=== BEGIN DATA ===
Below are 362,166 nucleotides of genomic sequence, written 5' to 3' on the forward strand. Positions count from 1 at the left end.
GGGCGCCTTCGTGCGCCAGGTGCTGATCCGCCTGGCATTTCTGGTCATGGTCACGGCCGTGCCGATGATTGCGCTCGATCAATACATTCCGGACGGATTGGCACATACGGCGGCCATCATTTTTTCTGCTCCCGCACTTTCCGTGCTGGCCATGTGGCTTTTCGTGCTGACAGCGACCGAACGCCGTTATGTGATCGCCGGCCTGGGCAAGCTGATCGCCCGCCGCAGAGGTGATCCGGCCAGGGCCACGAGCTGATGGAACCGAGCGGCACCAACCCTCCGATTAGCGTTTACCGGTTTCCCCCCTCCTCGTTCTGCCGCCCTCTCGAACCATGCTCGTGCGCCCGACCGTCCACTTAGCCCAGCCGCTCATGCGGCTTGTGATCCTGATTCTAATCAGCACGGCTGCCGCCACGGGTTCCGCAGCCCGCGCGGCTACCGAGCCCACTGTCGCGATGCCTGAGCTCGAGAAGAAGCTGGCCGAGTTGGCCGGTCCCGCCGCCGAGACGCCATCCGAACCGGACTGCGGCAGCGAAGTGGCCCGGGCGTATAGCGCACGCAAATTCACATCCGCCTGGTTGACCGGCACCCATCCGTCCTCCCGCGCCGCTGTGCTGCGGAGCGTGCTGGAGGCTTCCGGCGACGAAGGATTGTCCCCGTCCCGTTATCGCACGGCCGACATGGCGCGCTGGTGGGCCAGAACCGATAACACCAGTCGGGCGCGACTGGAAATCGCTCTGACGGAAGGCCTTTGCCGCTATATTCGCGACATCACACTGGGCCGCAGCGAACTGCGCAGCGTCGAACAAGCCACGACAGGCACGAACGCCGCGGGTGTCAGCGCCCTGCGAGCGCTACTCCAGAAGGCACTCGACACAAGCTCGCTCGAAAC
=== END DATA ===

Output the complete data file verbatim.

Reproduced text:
Below are 362,166 nucleotides of genomic sequence, written 5' to 3' on the forward strand. Positions count from 1 at the left end.
GGGCGCCTTCGTGCGCCAGGTGCTGATCCGCCTGGCATTTCTGGTCATGGTCACGGCCGTGCCGATGATTGCGCTCGATCAATACATTCCGGACGGATTGGCACATACGGCGGCCATCATTTTTTCTGCTCCCGCACTTTCCGTGCTGGCCATGTGGCTTTTCGTGCTGACAGCGACCGAACGCCGTTATGTGATCGCCGGCCTGGGCAAGCTGATCGCCCGCCGCAGAGGTGATCCGGCCAGGGCCACGAGCTGATGGAACCGAGCGGCACCAACCCTCCGATTAGCGTTTACCGGTTTCCCCCCTCCTCGTTCTGCCGCCCTCTCGAACCATGCTCGTGCGCCCGACCGTCCACTTAGCCCAGCCGCTCATGCGGCTTGTGATCCTGATTCTAATCAGCACGGCTGCCGCCACGGGTTCCGCAGCCCGCGCGGCTACCGAGCCCACTGTCGCGATGCCTGAGCTCGAGAAGAAGCTGGCCGAGTTGGCCGGTCCCGCCGCCGAGACGCCATCCGAACCGGACTGCGGCAGCGAAGTGGCCCGGGCGTATAGCGCACGCAAATTCACATCCGCCTGGTTGACCGGCACCCATCCGTCCTCCCGCGCCGCTGTGCTGCGGAGCGTGCTGGAGGCTTCCGGCGACGAAGGATTGTCCCCGTCCCGTTATCGCACGGCCGACATGGCGCGCTGGTGGGCCAGAACCGATAACACCAGTCGGGCGCGACTGGAAATCGCTCTGACGGAAGGCCTTTGCCGCTATATTCGCGACATCACACTGGGCCGCAGCGAACTGCGCAGCGTCGAACAAGCCACGACAGGCACGAACGCCGCGGGTGTCAGCGCCCTGCGAGCGCTACTCCAGAAGGCACTCGACACAAGCTCGCTCGAAAC